Review Date: 3/12/03
Cast: Antonio Banderas, Lucy Liu, Talisa Soto, Ray Park
Some women buy shoes, but former DIA Agent Sever (hard as nails Lucy Liu) prefers buying guns. LOTS of guns... The film begins as Sever kidnaps the son of a wealthy and unscrupulous businessman named Robert Gant. Ex-DIA Agent Jeremy Ecks (a tired Antonio Banderas) is persuaded to investigate the case by his old boss, who tells him that his presumably dead wife (delicious Talisa Soto) isn't so dead afterall. So, the unstoppable force of Sever collides with the relentless drive of Ecks, until they both realize that they should be fighting a common enemy - Gant. Working together, they shoot a lot of people and blow lots of things up to achieve their objectives.
While universally reviled by critics as the worst film of 2002, I actually found it extremely enjoyable. Yes, it's silly and full of plot holes and lapses of reason, but the characters are fun and the action is exciting. The film is really all about Lucy Liu, and she steals every frame with the confidence and conviction of a hardened action veteran. Her presence, posturing, and movement are right on the money, and she never flinches in the face of danger. Cold and efficient, most of her hand-to-hand fight scenes are wonderful, and she doesn't pull any of her punches with Banderas or Ray Park. She also handles her guns very nicely, as though it were second nature with cool precision and no-nonsense know-how. Unfortunately, like most of her other performances, her delivery is flat and uninspired, which slightly deflates the impact of her character. Maybe it's perfect for Agent Sever's personality, but I wanted to feel something from her other than completely detached boredom. Antonio Banderas makes a good tragic hero as a broken man trying to drown the grief of his dead wife with alcohol. He's convincing for the most part, although half of his lines are slurred beyond any sort of comprehension. The beautiful Talisa Soto has a wonderfully non-exploitive role for a change, as a heart-broken widow, a caring mother, and a strong woman. Very nice to see that. And then there's Ray Park and his bad haircut, who just hangs around in the scenery until the final showdown with Lucy Liu, which is VERY rewarding.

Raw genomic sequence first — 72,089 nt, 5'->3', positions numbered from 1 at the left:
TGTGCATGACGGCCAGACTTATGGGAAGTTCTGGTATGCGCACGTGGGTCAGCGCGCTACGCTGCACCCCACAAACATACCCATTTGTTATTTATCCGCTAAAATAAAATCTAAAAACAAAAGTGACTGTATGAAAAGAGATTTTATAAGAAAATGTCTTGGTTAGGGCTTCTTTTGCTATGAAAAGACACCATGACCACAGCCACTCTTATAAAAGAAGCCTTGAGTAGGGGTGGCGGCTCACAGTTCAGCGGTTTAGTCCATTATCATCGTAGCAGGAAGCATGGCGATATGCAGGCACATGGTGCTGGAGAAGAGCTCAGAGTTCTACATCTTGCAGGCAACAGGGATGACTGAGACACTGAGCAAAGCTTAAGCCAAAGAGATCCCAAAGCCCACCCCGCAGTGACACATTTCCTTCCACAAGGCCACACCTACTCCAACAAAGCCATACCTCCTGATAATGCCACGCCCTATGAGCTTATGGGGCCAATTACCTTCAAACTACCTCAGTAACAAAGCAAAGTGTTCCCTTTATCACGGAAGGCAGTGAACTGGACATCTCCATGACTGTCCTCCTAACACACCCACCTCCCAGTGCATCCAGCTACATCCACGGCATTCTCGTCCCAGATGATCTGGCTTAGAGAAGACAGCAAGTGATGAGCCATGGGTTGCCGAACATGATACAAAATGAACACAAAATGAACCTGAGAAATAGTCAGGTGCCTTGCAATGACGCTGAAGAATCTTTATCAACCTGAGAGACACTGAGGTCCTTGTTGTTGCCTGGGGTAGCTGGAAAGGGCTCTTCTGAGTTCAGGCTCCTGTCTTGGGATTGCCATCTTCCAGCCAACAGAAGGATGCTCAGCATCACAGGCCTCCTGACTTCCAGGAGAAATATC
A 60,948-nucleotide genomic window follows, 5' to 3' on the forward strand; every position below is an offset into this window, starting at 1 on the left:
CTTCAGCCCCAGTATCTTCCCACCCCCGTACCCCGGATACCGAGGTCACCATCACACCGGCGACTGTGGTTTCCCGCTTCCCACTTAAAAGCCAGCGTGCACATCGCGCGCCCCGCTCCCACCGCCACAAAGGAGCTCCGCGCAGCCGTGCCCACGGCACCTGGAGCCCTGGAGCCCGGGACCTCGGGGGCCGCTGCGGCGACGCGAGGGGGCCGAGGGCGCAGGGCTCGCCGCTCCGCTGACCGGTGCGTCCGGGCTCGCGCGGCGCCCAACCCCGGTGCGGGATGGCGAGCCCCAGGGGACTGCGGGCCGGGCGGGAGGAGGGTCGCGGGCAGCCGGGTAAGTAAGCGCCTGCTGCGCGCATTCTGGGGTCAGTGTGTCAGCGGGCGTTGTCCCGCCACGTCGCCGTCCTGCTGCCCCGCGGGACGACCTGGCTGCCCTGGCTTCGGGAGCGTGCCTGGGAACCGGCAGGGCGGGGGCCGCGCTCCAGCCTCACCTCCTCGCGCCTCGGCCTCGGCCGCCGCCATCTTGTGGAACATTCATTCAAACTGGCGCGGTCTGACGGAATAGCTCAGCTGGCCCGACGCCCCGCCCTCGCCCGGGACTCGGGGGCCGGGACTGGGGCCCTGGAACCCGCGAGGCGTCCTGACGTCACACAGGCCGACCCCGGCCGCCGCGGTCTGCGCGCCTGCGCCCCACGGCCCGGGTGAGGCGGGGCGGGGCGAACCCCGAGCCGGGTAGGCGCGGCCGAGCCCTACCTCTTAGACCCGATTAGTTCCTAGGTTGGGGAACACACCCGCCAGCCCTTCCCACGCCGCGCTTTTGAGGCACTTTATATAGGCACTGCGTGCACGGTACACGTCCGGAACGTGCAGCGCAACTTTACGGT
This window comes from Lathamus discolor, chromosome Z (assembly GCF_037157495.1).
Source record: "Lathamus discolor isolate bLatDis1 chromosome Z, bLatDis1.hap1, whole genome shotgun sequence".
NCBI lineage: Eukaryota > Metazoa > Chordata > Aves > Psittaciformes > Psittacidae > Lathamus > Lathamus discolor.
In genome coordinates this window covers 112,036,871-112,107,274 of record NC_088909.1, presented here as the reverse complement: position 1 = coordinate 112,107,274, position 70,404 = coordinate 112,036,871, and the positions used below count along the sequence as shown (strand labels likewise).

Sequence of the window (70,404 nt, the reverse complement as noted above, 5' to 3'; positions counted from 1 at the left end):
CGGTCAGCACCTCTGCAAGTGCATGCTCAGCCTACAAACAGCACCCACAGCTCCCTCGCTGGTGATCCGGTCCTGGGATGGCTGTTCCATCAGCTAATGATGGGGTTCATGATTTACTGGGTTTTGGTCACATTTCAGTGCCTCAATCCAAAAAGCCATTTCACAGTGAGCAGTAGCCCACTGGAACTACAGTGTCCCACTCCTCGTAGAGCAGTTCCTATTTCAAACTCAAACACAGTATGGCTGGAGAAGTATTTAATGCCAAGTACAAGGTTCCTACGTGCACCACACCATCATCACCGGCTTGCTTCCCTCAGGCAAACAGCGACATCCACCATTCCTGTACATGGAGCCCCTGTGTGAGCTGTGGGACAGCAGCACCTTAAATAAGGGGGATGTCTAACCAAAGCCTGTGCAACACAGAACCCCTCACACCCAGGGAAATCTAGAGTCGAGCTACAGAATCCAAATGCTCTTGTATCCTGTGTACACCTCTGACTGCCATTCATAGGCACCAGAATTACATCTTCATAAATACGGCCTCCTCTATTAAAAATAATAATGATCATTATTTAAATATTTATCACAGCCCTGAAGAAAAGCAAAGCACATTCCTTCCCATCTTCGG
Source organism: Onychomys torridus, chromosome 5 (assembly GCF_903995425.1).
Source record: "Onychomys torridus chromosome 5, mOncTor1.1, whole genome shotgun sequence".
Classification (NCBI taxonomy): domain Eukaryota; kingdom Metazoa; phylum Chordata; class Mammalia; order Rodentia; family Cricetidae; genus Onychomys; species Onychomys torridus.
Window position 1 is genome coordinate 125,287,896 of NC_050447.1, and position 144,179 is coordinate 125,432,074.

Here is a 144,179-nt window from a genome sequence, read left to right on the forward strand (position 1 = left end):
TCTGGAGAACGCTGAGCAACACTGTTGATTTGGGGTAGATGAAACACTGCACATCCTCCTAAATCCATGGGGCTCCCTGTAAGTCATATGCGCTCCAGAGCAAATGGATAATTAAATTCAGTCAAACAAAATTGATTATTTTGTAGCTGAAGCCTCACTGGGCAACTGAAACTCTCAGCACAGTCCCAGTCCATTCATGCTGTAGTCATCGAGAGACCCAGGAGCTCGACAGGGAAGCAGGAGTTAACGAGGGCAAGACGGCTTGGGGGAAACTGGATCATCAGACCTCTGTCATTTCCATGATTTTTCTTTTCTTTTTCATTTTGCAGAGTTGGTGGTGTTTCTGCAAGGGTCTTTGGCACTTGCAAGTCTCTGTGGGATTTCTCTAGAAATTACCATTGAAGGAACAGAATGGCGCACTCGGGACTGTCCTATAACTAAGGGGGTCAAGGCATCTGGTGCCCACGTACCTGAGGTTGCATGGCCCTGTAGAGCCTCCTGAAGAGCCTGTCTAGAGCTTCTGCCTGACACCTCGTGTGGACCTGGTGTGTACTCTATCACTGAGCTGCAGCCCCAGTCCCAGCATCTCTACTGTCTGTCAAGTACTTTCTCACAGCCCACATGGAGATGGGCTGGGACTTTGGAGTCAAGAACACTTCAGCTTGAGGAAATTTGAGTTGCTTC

If this movie had come out in the late 80's or early 90's, it would have been dismissed as so much loud and pointless action fluff. But in today's climate of digital promiscuity, I found this old school approach extremely refreshing. Remember when they used to blow things up for real, using dynamite, gasoline, and gunpowder? When people could fight without the aid of wires? When cars got smashed with extreme prejudice? When films weren't shot on virtual sets with the actors out of harm's way? "Ballistic's" strongest merit is that it's a very physical film, and even though it's outrageous, what you're seeing and what the actors are going through is very tangible and believeable. Things explode with orgasmic fury, cars get lovingly smashed and blown to pieces, bullets fly with poetic grace, and the actors are there in the thick of it to translate that sense of danger and being there to the audience. This is far more satisfying than seeing someone composited against an explosion, even if the explosion element on its own may be far more spectacular. Anyway, while it's not a landmark in great action cinema, it certainly is a fun and enjoyable ride for fans of the genre.